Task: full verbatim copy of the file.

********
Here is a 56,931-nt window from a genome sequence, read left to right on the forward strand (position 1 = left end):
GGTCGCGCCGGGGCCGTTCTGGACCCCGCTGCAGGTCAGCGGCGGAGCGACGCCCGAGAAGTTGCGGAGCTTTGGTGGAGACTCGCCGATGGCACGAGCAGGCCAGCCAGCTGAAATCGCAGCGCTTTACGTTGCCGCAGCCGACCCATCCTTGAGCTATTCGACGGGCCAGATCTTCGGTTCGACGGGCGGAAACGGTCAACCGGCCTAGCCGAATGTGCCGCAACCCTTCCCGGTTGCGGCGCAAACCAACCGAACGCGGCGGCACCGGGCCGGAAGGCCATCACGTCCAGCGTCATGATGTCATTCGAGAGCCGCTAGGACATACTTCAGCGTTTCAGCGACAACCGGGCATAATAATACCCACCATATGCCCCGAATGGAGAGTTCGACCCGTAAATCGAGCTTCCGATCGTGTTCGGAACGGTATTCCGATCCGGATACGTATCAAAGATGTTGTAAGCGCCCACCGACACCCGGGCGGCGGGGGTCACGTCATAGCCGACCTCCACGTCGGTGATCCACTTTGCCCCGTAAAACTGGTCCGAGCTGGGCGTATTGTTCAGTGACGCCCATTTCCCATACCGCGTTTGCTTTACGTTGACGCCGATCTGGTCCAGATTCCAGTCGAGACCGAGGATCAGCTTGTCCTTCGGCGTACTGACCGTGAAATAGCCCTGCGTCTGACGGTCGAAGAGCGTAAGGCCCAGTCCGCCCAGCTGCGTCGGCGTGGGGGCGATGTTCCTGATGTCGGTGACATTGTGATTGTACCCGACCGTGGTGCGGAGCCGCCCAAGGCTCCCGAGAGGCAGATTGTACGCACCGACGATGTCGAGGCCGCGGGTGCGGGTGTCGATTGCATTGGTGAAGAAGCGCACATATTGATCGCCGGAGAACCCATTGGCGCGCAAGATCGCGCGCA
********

Here is a 56,931-nt window from a genome sequence, read left to right on the forward strand (position 1 = left end):
GGTCGCGCCGGGGCCGTTCTGGACCCCGCTGCAGGTCAGCGGCGGAGCGACGCCCGAGAAGTTGCGGAGCTTTGGTGGAGACTCGCCGATGGCACGAGCAGGCCAGCCAGCTGAAATCGCAGCGCTTTACGTTGCCGCAGCCGACCCATCCTTGAGCTATTCGACGGGCCAGATCTTCGGTTCGACGGGCGGAAACGGTCAACCGGCCTAGCCGAATGTGCCGCAACCCTTCCCGGTTGCGGCGCAAACCAACCGAACGCGGCGGCACCGGGCCGGAAGGCCATCACGTCCAGCGTCATGATGTCATTCGAGAGCCGCTAGGACATACTTCAGCGTTTCAGCGACAACCGGGCATAATAATACCCACCATATGCCCCGAATGGAGAGTTCGACCCGTAAATCGAGCTTCCGATCGTGTTCGGAACGGTATTCCGATCCGGATACGTATCAAAGATGTTGTAAGCGCCCACCGACACCCGGGCGGCGGGGGTCACGTCATAGCCGACCTCCACGTCGGTGATCCACTTTGCCCCGTAAAACTGGTCCGAGCTGGGCGTATTGTTCAGTGACGCCCATTTCCCATACCGCGTTTGCTTTACGTTGACGCCGATCTGGTCCAGATTCCAGTCGAGACCGAGGATCAGCTTGTCCTTCGGCGTACTGACCGTGAAATAGCCCTGCGTCTGACGGTCGAAGAGCGTAAGGCCCAGTCCGCCCAGCTGCGTCGGCGTGGGGGCGATGTTCCTGATGTCGGTGACATTGTGATTGTACCCGACCGTGGTGCGGAGCCGCCCAAGGCTCCCGAGAGGCAGATTGTACGCACCGACGATGTCGAGGCCGCGGGTGCGGGTGTCGATTGCATTGGTGAAGAAGCGCACATATTGATCGCCGGAGAACCCATTGGCGCGCAAGATCGCGCGCA